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WNBA Puts Its Draft on Hold

Women's pro basketball league makes its decision because of the absence of a collective bargaining agreement. Players' union faces Friday deadline to reach a resolution.

April 15, 2003|Lisa Dillman | Times Staff Writer

No pre-draft tryout-training camp, no draft ... and no season?

The largely symbolic dominos kept falling in what could be the most important week in the WNBA's history.

On Monday, as expected, the league canceled Wednesday's draft of college and international players because of the lack of a collective bargaining agreement. The previous labor agreement expired in September.

This latest action unfolded against the stark backdrop of a Friday deadline imposed by the NBA's Board of Governors, threatening to cancel the season if no agreement is reached by then.

So instead of debating whether Chantelle Anderson of Vanderbilt or LaToya Thomas of Mississippi State should go first in the draft, or who might be available in a potential dispersal draft of players on teams that have folded, talk remained focused on the impasse between the league and the players' association.

Significantly, in New York, there was the first meeting between the parties since last week -- six members per side -- but Russ Granik, the NBA's deputy commissioner, was not on hand. WNBA Commissioner Val Ackerman headed the league's negotiating committee Monday.

"The two sides met this morning for 90 minutes," players' association spokesman Dan Wasserman said. "There were no formal proposals exchanged, some suggestions were made and we're waiting for a response from the league as to when they would like to meet next and when they would like to make some formal proposal."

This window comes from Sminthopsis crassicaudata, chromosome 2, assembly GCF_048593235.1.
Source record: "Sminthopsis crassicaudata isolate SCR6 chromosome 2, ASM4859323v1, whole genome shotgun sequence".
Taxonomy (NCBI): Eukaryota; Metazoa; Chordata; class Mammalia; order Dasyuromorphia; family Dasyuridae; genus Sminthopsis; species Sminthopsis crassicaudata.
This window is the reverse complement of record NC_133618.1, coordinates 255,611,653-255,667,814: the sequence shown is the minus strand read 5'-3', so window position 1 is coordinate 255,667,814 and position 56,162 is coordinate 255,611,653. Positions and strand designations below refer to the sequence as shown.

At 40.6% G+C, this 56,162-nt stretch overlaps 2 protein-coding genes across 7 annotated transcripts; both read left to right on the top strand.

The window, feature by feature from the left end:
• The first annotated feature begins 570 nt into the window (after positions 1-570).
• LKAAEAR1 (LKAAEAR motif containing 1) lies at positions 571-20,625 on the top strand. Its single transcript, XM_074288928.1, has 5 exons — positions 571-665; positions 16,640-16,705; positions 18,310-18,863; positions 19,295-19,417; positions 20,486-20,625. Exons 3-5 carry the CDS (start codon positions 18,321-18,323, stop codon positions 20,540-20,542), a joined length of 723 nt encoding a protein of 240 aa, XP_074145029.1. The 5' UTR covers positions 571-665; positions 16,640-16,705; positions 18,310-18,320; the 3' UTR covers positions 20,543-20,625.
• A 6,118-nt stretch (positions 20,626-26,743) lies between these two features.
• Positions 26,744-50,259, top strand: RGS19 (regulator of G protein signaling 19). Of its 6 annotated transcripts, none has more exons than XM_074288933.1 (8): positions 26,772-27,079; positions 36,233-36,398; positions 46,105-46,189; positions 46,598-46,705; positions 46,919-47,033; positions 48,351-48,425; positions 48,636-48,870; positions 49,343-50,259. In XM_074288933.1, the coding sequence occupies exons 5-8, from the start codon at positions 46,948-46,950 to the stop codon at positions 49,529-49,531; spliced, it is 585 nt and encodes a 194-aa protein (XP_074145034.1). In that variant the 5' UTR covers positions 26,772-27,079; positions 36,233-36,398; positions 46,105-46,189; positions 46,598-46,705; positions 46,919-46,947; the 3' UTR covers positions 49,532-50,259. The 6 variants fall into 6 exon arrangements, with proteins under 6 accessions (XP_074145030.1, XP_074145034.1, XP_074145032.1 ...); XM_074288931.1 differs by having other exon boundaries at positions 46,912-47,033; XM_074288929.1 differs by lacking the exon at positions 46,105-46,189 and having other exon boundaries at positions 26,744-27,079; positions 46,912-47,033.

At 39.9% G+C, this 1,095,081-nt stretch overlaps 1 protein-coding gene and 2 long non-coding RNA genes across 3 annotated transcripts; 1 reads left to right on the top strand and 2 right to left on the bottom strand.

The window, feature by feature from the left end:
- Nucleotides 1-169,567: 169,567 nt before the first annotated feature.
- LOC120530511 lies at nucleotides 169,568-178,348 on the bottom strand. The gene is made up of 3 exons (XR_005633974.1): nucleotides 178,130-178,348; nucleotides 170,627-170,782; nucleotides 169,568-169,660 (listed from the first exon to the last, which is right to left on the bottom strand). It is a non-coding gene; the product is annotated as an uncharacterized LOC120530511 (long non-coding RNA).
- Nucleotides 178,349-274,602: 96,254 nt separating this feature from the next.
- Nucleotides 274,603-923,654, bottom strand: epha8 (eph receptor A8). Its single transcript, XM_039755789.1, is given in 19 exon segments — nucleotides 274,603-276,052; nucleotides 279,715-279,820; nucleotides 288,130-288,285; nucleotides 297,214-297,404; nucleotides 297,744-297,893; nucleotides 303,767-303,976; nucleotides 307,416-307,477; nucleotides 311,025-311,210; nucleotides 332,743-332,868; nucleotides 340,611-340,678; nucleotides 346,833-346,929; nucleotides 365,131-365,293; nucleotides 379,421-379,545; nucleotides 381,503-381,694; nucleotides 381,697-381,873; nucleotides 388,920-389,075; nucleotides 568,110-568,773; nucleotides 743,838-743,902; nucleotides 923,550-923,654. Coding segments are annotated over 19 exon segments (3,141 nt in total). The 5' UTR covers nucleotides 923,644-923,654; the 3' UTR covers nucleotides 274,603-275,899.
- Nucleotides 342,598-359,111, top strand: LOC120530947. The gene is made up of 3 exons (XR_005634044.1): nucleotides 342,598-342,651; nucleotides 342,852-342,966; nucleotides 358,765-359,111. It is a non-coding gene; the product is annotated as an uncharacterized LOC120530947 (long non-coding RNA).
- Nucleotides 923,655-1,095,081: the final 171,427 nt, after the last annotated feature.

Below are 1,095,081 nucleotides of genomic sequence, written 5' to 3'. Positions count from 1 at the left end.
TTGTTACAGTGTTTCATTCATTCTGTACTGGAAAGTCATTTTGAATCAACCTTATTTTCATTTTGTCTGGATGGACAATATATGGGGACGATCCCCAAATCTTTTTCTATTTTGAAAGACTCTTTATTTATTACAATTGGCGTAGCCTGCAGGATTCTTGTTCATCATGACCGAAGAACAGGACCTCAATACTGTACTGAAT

That would indicate that NBA Commissioner David Stern's message of last week was still on point.

"We're not in the same ballpark," Stern said at a news conference after the Board of Governors meeting.

"And frankly, I understand the individual players' perspective. They are playing the sport at the highest level ... the television audiences that get to see them, and they see the men getting astounding numbers by comparison. The same could be said with respect to coming out of the World Cup, the way the women soccer players captivated the nation, but the commercial realities are there that required them to take cuts.

"We're the NBA, we are backing this league and we are not asking our women to take cuts. But we are asking them to make a deal that we can demonstrate once and for all that the WNBA has a strong future. It's up to the women of the WNBA."

Players in WUSA took a significant pay cut, especially ones at the higher end of the salary scale, as the women's soccer league is starting its third season.

Stern did say last week that the league's board of governors had agreed to subsidize the league with $12 million.

The WNBA is heading into its seventh season and is not on solid ground from outward appearances, having folded two teams, Portland and Miami, and moving the Utah franchise to San Antonio and the Orlando team to a casino in Uncasville, Conn.

The divide, at first glance, does not appear enormous on economic issues. Players are asking for $48,000 for minimum salaries for veterans, while the league is countering with $41,200, a 3% increase from last season. In regard to minimum salaries for rookies, the league is asking for a cut, dropping to $25,000 from $30,000 last season, and the players want the rookie minimum at $33,000.

Free agency appears to be a larger stumbling block. The league is seeking restricted free agency for seven-year veterans, and unrestricted free agency for 10-year veterans. The players' association has been asking numbers of four years (restricted) and five years (unrestricted). Some progress has been said to have been made on lesser matters, including certain marketing rights.

The WNBA season is scheduled to start with the two-time league champion Sparks opening on May 24 on the road against the Connecticut Sun (formerly Orlando) in a nationally televised game.

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